Nearly 1 in 7 airline pilots suffers from depression, finds study

Nearly 1 in 7 airline pilots suffers from depression, finds study

Researchers at the Harvard T.H. Chan School of Public Health (Harvard Chan School) have, through an anonymous web-based survey, examined mental health issues affecting commercial airline pilots. The findings, published in the journal Environmental Health in December 2016, show that nearly one in seven pilots suffers from depression. Researchers were prompted to reassess mental health issues among pilots following the premeditated crash of a Germanwings flight in the French Alps which killed 150 people in March 2015. The ill-fated aircraft’s co-pilot suffered from clinical depression and undetected suicide attempts and kept it hidden from his employer.

Although the survey was sent to almost 3,500 working pilots, only 1,848 answered questions regarding mental health. Among the people who responded:

  • Criteria for depression were met by 13.5 percent, or 193 pilots, from the total of 1,430 pilots who answered mental health queries and flew an aircraft in the previous seven days.
  • Clinical depression conditions were satisfied by nearly 13 percent, or 233 pilots.
  • Suicidal ideation was reported by around four percent, or 75 pilots, during the past two weeks.

There was a higher likelihood of depression among pilots who, during the last 12 months, were:

  • Sexually harassed (36.4 percent experiencing four or more harassment incidents in the previous week).
  • Verbally harassed (42.9 percent experiencing four or more harassment incidents in the previous week).
  • Prone to using higher levels of sleeping pills.

Pilots with mental health issues avoid seeking treatment fearing adverse career implications

The authors, who surveyed pilots in the U.K. and globally, state that flying an aircraft is regarded as a stressful profession and long duration flights hinder sleeping patterns. The pilots probably avoid seeking treatment for mental health issues fearing negative career implications such as being certified not fit for duty or being grounded and losing the job.

According to Joseph Allen, exposure assessment science expert at the Harvard Chan School and senior author of the study, there is a “veil of secrecy” around pilots’ psychological issues. The reason for using an anonymous survey was to mitigate the fear of stigma and discrimination among pilots which was causing them to under-report their mental health conditions.

Depression common in other professions

The authors have also estimated the following occurrences of depressive symptoms in other professions:

  • 7 percent among emergency medical technicians (EMTs).
  • Between 10 and 17 percent among officers of the police force.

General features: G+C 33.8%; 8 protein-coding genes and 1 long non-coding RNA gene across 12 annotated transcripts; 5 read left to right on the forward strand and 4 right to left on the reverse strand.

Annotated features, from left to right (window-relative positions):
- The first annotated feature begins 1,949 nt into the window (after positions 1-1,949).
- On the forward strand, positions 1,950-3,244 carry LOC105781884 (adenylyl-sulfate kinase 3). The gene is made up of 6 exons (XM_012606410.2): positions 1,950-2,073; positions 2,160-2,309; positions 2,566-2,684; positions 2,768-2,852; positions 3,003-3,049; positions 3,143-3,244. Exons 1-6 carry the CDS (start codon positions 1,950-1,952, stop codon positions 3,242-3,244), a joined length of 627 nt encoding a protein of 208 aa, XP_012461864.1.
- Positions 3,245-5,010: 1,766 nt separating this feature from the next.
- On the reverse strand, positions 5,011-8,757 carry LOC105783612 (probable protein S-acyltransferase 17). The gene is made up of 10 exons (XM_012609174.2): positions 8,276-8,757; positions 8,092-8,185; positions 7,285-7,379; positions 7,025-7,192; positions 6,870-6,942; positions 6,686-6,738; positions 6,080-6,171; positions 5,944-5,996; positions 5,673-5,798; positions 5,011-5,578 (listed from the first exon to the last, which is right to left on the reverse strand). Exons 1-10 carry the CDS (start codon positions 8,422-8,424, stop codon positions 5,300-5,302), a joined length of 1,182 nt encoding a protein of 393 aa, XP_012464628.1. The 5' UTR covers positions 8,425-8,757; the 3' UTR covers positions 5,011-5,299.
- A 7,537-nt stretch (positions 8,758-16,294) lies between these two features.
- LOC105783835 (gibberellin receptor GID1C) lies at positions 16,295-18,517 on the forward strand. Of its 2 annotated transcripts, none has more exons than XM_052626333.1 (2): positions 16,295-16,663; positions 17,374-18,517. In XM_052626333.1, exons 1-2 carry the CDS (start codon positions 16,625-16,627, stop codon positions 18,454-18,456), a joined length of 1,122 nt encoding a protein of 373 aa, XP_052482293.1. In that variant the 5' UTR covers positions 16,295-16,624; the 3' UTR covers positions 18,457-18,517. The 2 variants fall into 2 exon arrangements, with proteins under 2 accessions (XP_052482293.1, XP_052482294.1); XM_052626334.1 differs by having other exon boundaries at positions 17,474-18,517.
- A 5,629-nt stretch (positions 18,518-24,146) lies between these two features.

• 12 percent among currently deployed and 13 percent among previously deployed military personnel.

Through future studies, the researchers hope to identify the risk factors which possibly cause depression among pilots. Alexander Wu, a doctoral student at the Harvard Chan School and co-author of the study, states the authors’ suspicion regarding higher occurrence of depression among pilots may be linked to disturbed circadian rhythms, irregular sleep patterns, or both. The authors add that it is tougher to schedule treatment for pilots not only because of social stigma but also due to their longer working hours.

In June 2016, the Federal Aviation Administration laid down rules that medical examiners who screen commercial pilots will need to undergo additional training to assist them in better detecting indications of mental health issues. However, the testing is not mandatory.

Allen writes that although present aviation policies target better mental health testing, assessment and maintaining records, more support for preventive treatment is required. For this, the authors suggest that airlines and aviation authorities should normalize the process for pilots to get mental health treatment by, say, an endorsement from pilots’ managers, reiterate preventive mental health measures and customize the treatments to factor in distinctive challenges and stressful situations faced by pilots.

Seek help for mental illnesses

If you or a loved one is suffering from any kind of mental disorders, such as depression, contact the Florida Mental Health Helpline to know more about the best rehab centers in Florida. Call our 24/7 helpline number 866-846-5588 or chat online with experts to get information on the finest treatments for mental health disorders in Florida.

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